QUOTE: But as a strategy, you get the Web app out first since it is a universal client, then you roll out "native" apps (including desktops if you feel the need) as time and budget and resources permit. It may not be ideal... but it sure beats building one "native" client and hoping you picked the right one.
That works sometimes, but not always. Each situation needs to be evaluated on its own terms. For instance, an application that will be especially atrocious through a browser may actually impose such a drag on user uptake that you won't capture any user base to speak of at all with the web version of the application, and as a result your business model may not survive long enough to get around to building the "native" implementation(s). Meanwhile, an application that gains popularity rapidly on one platform can easily fund porting to other platforms. Even in corporate business climates, where there may be money to blow on sustaining the project despite lackluster business performance throughout the web application deployment, the decision makers might cut the project based on a failure of the concept itself even though it's not the concept that failed, but the specific implementation.
In short, it is often the case that a better application is far more important than a more widely usable application, at least at first. This is not always the case, which is why it pays to make an evaluation of your specific case and come to an informed decision on how to proceed.
QUOTE: BlackBerry isn't dead by any means, and they could enjoy a resurgence as well.
The business decisions at RIM all point to death. For instance, RIM is retreating to the "high ground" -- that is, to serving enterprise and high-end customers, ignoring the more numerous (but more frugal) lower-tier market. Unfortunately, that's an almost invariably losing strategy in technological markets where the basic product or service being offered is not by nature confined to that "high ground", because such niches are typically overtaken by whoever controls the far more diverse and distributed segments of the market, over time. In circumstances like that, the "high ground" is where you go to die, because company executives can achieve short-term success in the numbers, get big bonuses, then leave for greener pastures before the guillotine blade falls on the company.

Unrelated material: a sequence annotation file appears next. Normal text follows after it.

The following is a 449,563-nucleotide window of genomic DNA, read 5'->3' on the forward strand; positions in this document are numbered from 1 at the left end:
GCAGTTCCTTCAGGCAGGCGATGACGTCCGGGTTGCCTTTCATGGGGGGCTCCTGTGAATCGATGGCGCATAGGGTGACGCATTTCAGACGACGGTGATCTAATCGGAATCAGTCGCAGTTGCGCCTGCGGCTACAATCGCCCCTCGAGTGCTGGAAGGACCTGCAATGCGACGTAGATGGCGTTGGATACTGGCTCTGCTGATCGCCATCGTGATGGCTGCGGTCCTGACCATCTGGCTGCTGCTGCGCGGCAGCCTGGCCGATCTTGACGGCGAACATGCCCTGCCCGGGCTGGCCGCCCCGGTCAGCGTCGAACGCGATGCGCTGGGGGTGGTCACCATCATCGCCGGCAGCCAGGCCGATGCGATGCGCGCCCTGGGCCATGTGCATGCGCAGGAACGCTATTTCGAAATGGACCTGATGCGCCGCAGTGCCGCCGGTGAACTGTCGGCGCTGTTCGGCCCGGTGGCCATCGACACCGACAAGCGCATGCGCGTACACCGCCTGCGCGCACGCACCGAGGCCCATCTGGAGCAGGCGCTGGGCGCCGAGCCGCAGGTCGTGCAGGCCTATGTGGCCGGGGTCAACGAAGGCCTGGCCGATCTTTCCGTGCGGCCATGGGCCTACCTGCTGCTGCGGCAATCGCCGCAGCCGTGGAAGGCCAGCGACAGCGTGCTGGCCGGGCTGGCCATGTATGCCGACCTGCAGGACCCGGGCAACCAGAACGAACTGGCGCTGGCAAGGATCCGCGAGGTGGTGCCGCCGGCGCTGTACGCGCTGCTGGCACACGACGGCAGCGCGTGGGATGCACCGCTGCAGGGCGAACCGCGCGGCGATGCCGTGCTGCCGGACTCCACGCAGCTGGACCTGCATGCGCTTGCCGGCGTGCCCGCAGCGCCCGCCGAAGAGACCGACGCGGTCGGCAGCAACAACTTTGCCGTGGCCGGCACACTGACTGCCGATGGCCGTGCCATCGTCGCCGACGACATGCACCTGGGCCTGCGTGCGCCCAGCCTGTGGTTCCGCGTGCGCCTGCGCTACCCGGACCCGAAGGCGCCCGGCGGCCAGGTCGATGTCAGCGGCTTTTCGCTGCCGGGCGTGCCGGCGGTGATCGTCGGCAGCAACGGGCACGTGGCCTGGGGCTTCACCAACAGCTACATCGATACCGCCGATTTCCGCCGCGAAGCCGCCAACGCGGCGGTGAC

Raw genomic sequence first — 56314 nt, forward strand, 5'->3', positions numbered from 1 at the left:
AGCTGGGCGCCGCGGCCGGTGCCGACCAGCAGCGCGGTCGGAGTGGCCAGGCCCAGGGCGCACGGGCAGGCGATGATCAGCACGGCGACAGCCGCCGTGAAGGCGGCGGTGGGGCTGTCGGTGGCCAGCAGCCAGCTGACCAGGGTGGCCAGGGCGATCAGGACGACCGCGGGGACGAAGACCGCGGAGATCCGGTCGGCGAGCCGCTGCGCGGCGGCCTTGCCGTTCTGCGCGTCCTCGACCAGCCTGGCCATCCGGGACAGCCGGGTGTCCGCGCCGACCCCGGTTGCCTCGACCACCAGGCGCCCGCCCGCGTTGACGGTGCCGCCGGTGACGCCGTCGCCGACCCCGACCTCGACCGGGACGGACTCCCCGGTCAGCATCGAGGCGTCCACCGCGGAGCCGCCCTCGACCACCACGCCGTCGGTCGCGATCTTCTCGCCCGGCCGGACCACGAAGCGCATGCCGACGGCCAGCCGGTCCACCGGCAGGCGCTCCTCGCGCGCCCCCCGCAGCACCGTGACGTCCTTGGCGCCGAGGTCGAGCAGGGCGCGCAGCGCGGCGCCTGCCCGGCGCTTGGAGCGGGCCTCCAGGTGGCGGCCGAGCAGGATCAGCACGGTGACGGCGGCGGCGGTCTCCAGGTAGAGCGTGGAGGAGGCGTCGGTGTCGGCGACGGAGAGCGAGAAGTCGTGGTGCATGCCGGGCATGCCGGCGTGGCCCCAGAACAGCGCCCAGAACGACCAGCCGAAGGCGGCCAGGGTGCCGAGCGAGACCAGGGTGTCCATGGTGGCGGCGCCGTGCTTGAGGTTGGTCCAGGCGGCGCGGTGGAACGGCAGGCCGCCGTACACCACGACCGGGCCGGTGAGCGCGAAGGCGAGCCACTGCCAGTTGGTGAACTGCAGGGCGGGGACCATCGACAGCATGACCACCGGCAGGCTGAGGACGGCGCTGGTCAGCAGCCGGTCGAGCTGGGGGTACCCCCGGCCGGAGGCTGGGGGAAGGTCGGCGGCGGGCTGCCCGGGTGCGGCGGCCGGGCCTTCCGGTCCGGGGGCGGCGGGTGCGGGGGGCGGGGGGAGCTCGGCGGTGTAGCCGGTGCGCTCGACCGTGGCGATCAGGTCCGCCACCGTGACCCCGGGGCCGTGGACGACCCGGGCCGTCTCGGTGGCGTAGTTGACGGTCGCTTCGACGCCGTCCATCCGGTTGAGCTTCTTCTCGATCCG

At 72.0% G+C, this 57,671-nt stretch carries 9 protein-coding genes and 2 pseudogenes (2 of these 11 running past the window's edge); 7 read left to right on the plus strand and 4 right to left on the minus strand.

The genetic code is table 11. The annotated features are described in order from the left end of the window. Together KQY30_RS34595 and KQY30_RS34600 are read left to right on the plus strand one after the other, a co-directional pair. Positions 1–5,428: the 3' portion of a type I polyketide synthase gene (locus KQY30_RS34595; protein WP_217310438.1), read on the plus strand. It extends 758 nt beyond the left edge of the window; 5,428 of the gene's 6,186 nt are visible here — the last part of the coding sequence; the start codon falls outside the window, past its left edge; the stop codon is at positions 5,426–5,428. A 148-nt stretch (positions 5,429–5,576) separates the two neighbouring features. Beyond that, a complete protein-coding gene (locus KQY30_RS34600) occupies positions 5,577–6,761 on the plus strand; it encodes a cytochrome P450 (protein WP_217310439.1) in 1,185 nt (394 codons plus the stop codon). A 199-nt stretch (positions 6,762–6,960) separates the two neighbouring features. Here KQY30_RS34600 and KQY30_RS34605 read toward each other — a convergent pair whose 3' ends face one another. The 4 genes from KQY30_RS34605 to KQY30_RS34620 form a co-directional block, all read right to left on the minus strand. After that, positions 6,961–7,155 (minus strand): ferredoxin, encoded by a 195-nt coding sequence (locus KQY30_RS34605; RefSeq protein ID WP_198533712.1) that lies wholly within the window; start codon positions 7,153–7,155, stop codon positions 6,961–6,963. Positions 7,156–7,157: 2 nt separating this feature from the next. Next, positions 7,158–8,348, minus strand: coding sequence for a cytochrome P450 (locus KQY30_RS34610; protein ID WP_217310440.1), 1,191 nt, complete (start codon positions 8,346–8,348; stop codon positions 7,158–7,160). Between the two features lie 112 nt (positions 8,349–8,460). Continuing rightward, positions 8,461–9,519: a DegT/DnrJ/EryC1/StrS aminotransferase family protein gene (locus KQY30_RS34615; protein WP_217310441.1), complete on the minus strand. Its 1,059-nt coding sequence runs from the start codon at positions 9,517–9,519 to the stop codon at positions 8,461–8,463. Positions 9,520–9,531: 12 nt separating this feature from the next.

QUOTE: So for folks who need to get their stuff on as many devices as possible (and that's an awful lot of devs), the best and maybe only strategy that fits their time and resource limitations is Web, regardless of what's "better" or "right".
There's probably at least half a dozen development toolsets that (to varying degrees of capability) offer the ability to build an application once and deploy across multiple platforms, typically including the major mobile platforms and, often enough, "desktop" systems as well. Their deployment packaging mechanisms provide much more responsive "native" applications than the creeping slowness of web applications on those platforms, with richer UIs that feel more integrated with the platform and are better designed for use on each supported device. One of the big problems with web applications in the browser, after all, is the fact that the interface generally sucks horribly in comparison with "native" applications.
In fact, I only go to the browser on my smartphone when I absolutely must (e.g. when what I want is actually a website), because the browser (any browser) is an awful interface for a captive interface application (as opposed to a basic knowledge source -- using the browser to just offer interconnected content). I guess the upshot is that "native" applications are for "doing things", and the browser is more for "reading things". Using the browser for "doing things" just results in a miserable experience, and that's regardless of hardware platform (but exacerbated by a small touchscreen interface).
QUOTE: Using Web on a freebie Android phone is probably quite painful.
I think hardware is the big problem here, and not the OS. I don't use a "freebie Android phone"; the only real problem with mine, in terms of what we've been discussing, is that it's old (and that the state of the art of smartphone OSes is still pretty damned primitive, anyway).
QUOTE: Also, speaking of "native", with Windows 8 clearly going to replace WP7 on the next version of Windows Phone, I am curious if they will bring the C++ compatibility to it that they have in Windows 8. I am also curious if the C++ on Windows 8 runs under the .NET CLR or if it is truly native.
If it's running C++ on the CLR, the only difference between that and C# will be the relative difficulty of writing clean code that does exactly what you want in C++.
Keep Up with TechRepublic